01/17/2013 11:54 EST | Updated 03/19/2013 05:12 EDT

Tim Hudak, Ontario Tories: Welfare Recipients Who Don't Work Should Expect Clawbacks


TORONTO - Ontario should claw back welfare for able-bodied people who've been collecting benefits for a long time to motivate them to find a job, Progressive Conservative Leader Tim Hudak said Thursday.

But the government should also reward welfare recipients who are working by allowing them to keep more of their income each month, the Opposition leader said.

Each person on social assistance should have a personalized plan that sets out certain activities they need to perform in order to receive their benefits, Hudak added.

"We want to make sure (to) reinforce in Ontario the dignity of a job," he said. "To make sure that at all times, if you can work or you want to work, you have that opportunity."

Hudak was mum on how long people would have to be on welfare before their benefits would start to decline, or how big a reduction they would face, saying he would seek advice from caseworkers, welfare recipients and others.

It's among 12 proposals the Tories are floating to fix what they're calling an outdated and inefficient social assistance system.

Other ideas include merging Ontario Works and Ontario Disability Support Program into a single program, which would still be funded by the province but administered by municipalities. Another idea, taken from the United States, is introducing a debit card that could only be used to buy food.

The province should also encourage employers to hire people with disabilities by providing tax deductions for buying special equipment or technology, the Tories proposed.

Money could be saved by reducing "management layers" and supervisors to make the system more efficient, as well as allowing non-profits, charities and the private sector to bid on contracts to administer social programs.

But Hudak said he's not considering mandatory drug testing for Ontario's 475,000 welfare recipients or raising the minimum wage.

The Tory proposals are just ideas they're putting out for discussion, not official party policy, he said. They haven't committed to implementing any of the changes if they form the next government.

Many of the suggestions were taken from two government-funded reports, one by economist Don Drummond on government cost-cutting and another by Frances Lankin and Munir Sheikh on reforming social assistance.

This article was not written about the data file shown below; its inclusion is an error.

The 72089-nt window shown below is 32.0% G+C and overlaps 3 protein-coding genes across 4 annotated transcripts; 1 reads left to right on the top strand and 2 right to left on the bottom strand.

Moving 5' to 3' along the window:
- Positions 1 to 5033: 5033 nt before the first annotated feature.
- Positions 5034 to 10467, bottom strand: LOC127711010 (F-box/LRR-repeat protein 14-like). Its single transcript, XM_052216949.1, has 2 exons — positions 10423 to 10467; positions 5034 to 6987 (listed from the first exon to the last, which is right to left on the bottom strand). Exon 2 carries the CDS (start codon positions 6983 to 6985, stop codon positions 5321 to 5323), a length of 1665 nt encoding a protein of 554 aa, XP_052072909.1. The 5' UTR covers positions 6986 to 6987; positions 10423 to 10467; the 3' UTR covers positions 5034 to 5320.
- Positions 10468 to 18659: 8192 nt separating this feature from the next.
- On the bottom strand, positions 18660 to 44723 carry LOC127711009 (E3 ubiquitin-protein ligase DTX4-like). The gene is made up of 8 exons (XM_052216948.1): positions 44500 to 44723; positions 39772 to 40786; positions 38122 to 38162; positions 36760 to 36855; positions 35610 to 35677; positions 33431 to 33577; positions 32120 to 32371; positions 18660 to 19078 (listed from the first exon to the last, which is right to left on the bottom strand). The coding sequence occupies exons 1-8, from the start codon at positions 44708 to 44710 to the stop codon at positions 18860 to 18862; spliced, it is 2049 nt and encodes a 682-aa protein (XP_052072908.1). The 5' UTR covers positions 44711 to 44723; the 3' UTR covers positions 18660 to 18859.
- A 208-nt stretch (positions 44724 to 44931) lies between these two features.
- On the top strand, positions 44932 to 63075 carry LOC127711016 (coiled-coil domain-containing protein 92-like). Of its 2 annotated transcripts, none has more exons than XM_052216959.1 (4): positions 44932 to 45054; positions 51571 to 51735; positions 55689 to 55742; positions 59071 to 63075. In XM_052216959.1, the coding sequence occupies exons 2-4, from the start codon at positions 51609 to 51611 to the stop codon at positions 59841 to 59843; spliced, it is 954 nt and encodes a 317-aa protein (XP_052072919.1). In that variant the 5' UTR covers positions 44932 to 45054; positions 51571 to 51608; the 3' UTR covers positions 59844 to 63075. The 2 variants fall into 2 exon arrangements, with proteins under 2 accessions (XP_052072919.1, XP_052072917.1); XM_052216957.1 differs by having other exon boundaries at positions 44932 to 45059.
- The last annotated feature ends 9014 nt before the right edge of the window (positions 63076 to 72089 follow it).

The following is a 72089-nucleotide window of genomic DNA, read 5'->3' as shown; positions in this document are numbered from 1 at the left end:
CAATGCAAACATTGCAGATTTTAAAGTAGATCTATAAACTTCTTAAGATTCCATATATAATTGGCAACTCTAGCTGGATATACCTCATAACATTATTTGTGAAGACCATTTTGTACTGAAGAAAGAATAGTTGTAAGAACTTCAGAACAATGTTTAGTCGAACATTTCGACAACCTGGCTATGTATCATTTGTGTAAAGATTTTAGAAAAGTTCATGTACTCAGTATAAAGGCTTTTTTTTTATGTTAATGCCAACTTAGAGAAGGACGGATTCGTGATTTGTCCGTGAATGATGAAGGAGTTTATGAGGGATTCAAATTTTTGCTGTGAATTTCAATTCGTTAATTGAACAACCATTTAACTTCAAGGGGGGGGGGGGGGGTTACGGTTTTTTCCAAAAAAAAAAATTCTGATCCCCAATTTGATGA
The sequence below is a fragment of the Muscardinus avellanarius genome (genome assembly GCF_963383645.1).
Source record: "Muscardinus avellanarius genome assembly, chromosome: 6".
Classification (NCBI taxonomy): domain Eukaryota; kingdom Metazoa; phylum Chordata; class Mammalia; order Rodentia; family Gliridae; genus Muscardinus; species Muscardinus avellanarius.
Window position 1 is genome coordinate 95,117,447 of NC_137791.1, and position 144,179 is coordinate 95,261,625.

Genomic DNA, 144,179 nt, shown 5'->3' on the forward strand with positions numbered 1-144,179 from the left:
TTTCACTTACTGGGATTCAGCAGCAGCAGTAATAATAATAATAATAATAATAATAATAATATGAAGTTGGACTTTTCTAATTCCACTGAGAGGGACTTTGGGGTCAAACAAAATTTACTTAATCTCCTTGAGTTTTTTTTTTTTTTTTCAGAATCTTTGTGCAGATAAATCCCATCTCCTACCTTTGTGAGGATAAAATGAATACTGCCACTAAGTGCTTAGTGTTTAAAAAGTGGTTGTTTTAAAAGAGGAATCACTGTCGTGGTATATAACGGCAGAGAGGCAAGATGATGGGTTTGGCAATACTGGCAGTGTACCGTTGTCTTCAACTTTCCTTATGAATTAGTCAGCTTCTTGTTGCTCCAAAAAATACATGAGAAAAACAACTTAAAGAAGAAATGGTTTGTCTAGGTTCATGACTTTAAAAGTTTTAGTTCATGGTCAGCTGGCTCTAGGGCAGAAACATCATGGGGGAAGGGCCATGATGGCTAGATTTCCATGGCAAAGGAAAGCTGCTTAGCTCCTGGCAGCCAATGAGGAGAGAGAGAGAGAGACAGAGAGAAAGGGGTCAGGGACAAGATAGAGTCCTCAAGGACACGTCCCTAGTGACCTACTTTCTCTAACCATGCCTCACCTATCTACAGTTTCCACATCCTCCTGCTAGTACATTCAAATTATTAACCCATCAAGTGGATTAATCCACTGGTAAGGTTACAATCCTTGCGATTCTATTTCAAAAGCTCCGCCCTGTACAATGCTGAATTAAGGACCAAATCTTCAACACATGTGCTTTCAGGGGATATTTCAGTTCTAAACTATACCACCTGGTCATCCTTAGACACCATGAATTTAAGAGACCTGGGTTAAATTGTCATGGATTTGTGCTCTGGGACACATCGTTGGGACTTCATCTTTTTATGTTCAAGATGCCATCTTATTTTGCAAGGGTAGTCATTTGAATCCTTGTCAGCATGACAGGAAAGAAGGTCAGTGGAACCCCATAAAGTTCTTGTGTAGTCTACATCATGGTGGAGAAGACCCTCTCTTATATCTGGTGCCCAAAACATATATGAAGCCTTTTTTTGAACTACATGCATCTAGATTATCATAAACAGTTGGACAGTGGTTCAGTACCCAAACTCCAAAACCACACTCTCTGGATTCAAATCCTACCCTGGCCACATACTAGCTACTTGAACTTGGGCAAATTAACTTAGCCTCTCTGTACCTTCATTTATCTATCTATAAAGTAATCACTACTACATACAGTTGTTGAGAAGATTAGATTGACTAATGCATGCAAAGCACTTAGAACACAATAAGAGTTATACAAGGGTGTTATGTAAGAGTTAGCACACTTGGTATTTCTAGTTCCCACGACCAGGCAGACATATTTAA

The current system for social assistance has been an "abject failure" under the governing Liberals, hamstrung by hundreds of rules and regulations that are tying up caseworkers and keeping them from doing their jobs, he said.

"We've developed a very fixed system full of bureaucracy that is putting people in a web of dependency instead of giving them a hand up to move into the workplace," Hudak said.

"The best social program is a job."

The Liberals quickly pointed out that when the Tories were in power under former premier Mike Harris, they declared war on the poor, cut welfare by 22 per cent, froze ODSP rates and downloaded the costs of social assistance to municipalities.

Like Harris, Hudak is villifying the poor, said Community and Social Services Minister John Milloy.

"Going to Tim Hudak for advice on welfare reform, it's sort of like going to Kim Kardashian for tips on a long and happy marriage," he said.

The Liberal government has increased welfare and ODSP rates by nearly 15 per cent and has been uploading the costs of social assistance from municipalities, he said. It also plans to incorporate some of Lankin and Sheikh's recommendations, particularly the ones dealing with improving job opportunities for people with disabilities.

People on welfare already have to demonstrate that they're looking for a job or trying to get training, he said.

The number of people on social assistance has increased, Milloy acknowledged. That's largely due to the economic downturn and the rising number of mentally ill people seeking help, he said.

The Tories have been floating a number of trial balloons in a series of so-called "white papers," covering topics such as the economy, labour, health care and taxes. There are more to come on health care services and education.

Some of the more controversial ideas include getting Ontario out of the gambling business, making Ontario a "right to work" province by giving people the right to decide whether to join their workplace union, and potentially selling the Liquor Control Board of Ontario.

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